Everyone, at least once in life, should go to the Elvis Festival in Parkes, Central NSW.The Leftist elites would hate it, which was one of many reasons I loved it last weekend.
Elvis Presley has become part-legend, part-joke: a musical genius, the ultimate entertainer who died way too young, leaving himself open to outrageous impersonations and hi-jinx. Here in Parkes if you can’t find the Elvis of your choice, you’re not really looking. I found Scottish Elvis (in a kilt), Chinese Elvis, Canine Elvis (a black-wigged mutt), Infant Elvis (a baby with sideburns) and of course, in this era of gender equity, Shelvis – beautiful young women dressed in white, tight-fitting body suits. I’m starting to be won over to the feminist cause.
My favourite Elvi were the ones looking like Presley if he had still been alive today – that is, 84 years of age, hair dripping with dye, body shape shot to pieces but still hoping to rock on as if it were Las Vegas circa 1969. In the Saturday morning main street parade, GI Elvis stood out – a tribute to an oft-forgotten part of The King’s career, his service in the United States Army 1958-60.
The one fault I found in the array of Elvi was the absence of Richard Nixon. In 1970 Elvis had a madcap plan to become an FBI agent, going undercover to identify the true nature of the drug problem among America’s youth. Undercover Elvis sounded like an ambitious project, with zero chance of him ever being able to conceal his identity. Nonetheless he scored an Oval Office meeting with the President, sans FBI badge. Copies of the Nixon/Presley photograph remain the most requested in the history of the US National Archives. Eventually Elvis left the building.
I feel a duty, as a political devotee, to organise dual Elvis/Nixon impersonators for future Parkes festivals, reliving the second most famous handshake in history (behind the Latham/Howard bonecrusher, of course). Nixon masks might be harder to find than gold sunglasses and chains, but I’m determined to push on. I’m taking Arthur Schlesinger, the Kennedy historian and speechwriter, as my inspiration. In late 1979 Schlesinger was horrified to find the Nixon family moving into the home across his back fence in 64th Street, New York. In his journals, Schlesinger, who had once been on Nixon’s Enemies List, lamented how, ‘The Bible says Love thy neighbor, but maybe those who hate each other too much get put together in the end’.
The diary entries are hilarious as Schlesinger’s family becomes obsessed with spying on their rival across the back garden. Ultimately, though, the ex-President’s abode became a rollicking opportunity for them, more than serious CIA-style surveillance. Each Halloween the Schlesinger children donned Nixon masks and rampaged through the neighbourhood playing ‘Tricks and Treats for Tricky’.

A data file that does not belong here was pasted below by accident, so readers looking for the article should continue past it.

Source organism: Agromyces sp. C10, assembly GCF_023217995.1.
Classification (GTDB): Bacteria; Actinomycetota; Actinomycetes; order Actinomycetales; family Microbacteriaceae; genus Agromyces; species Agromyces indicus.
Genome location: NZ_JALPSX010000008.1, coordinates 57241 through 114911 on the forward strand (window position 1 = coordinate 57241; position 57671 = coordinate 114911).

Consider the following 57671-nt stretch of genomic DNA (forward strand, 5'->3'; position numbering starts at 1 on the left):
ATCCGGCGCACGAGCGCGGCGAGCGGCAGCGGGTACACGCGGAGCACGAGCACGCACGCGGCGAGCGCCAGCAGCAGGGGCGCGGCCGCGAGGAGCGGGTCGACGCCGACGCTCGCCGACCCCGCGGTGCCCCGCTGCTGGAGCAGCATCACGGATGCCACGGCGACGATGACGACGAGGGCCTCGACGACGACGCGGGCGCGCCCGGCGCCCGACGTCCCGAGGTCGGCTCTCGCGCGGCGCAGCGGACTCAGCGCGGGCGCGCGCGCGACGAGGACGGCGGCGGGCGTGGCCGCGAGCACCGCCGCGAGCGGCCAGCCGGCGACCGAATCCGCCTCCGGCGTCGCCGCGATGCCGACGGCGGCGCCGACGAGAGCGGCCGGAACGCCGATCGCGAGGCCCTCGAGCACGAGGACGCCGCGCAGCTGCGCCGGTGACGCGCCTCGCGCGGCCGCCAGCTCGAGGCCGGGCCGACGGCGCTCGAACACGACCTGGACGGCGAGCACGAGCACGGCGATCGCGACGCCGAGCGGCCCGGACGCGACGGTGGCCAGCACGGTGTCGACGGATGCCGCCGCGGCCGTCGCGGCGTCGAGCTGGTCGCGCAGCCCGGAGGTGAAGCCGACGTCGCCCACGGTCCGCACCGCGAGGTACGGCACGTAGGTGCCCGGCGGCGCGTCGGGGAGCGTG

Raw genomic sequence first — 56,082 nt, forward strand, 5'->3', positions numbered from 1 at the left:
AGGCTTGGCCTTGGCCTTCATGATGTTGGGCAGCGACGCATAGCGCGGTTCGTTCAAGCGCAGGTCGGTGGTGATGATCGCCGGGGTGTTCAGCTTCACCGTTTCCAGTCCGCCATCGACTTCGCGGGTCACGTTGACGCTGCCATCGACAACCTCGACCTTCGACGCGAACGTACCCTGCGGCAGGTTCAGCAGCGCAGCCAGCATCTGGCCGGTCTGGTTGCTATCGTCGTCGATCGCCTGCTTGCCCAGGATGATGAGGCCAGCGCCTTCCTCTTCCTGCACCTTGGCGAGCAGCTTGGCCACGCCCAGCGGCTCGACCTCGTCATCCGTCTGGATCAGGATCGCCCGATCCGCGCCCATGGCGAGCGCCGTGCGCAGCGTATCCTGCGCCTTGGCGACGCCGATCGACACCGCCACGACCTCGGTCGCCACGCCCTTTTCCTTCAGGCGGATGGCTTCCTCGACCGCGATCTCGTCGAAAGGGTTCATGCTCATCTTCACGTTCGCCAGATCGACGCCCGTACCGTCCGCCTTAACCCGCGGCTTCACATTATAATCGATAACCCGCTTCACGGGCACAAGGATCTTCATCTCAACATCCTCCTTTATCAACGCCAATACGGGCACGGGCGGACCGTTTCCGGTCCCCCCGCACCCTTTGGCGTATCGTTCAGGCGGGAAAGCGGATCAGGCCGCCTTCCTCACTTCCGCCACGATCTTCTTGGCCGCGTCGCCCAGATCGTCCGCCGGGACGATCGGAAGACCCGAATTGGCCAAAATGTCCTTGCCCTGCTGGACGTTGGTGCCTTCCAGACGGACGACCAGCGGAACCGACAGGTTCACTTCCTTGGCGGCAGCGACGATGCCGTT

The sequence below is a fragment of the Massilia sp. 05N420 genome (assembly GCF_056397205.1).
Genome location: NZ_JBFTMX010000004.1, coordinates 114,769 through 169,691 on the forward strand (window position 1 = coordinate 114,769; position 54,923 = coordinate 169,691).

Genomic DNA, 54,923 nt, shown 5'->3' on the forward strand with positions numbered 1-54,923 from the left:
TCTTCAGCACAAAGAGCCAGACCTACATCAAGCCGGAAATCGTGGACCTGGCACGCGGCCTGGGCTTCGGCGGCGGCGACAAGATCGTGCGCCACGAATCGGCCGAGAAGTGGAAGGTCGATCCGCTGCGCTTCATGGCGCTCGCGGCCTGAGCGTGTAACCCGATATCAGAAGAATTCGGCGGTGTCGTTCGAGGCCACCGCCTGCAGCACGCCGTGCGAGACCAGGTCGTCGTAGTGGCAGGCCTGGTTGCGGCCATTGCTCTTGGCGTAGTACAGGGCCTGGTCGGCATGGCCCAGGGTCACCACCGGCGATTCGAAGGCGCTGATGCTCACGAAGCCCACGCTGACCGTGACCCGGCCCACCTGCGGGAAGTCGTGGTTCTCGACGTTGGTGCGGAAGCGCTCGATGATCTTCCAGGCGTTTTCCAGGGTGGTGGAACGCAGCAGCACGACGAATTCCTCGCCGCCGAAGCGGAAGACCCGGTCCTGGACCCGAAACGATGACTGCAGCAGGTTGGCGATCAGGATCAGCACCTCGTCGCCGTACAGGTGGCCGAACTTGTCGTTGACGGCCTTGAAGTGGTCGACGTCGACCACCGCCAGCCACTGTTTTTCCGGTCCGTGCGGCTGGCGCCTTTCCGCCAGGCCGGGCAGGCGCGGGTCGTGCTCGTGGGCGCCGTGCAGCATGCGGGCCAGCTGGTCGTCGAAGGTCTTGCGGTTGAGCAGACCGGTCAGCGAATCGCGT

With 25,000 Elvis fans travelling to Parkes this time last week, mainly by train and campervan, it was the logical place for a One Nation NSW Leader to visit, kissing Baby Elvi in preparation for the March 23 State election. As I quipped to my offsider, ‘If the election was held solely in Parkes today, I’d end up Premier.’
This is the Australia I love: down-to-earth, enjoying bistro food, schooners of beer, bopping around the Leagues Club dance floor and when the conversation turned to politics, telling me how much they despise Malcolm Turnbull. I’ve never been to a place so upbeat and fun-loving. In a world of doom and gloom it was magnificently refreshing. There were no youth gangs terrorising older people and breaking into shops. In fact, the police presence was barely noticeable, mainly because it wasn’t needed. The town was packed but trouble-free.
My one awkward moment was in deciding how to dress. It was mandatory to make an Elvis-inspired effort. Yet at my age and shape, a body suit was high-risk. The last politician to appear in Parkes dressed in full white kit was Sam Dastyari (in 2017) and that didn’t end very well. So I went for gold sunglasses, fake sideburns and a cap and T-shirt. One Nation Elvis was born. On the morning of the street parade, an old dear came up to me and said, ‘You’re a very good looking man, I need to take your photograph.’ Then her Labrador led her away. But later in the main festival park, the news was not as encouraging. A lady approached me and said, ‘Can I ask your name please, I’ve bet my friend that you are Mark Latham.’ ‘Well, you’ve won your bet’, I replied, ‘But who did your friend put his money on?’ To my horror she said, ‘Kevin Rudd!!!’ This settled the matter pronto. There can be nothing worse in politics than being mistaken for Kevin Rudd – especially after I had shed 17 kilos late last year and Rudd himself seems to have put on 17. I was all shook up.
Next year in Parkes I’ll be wearing the full Elvis outfit, to be certain of avoiding Rudd comparisons.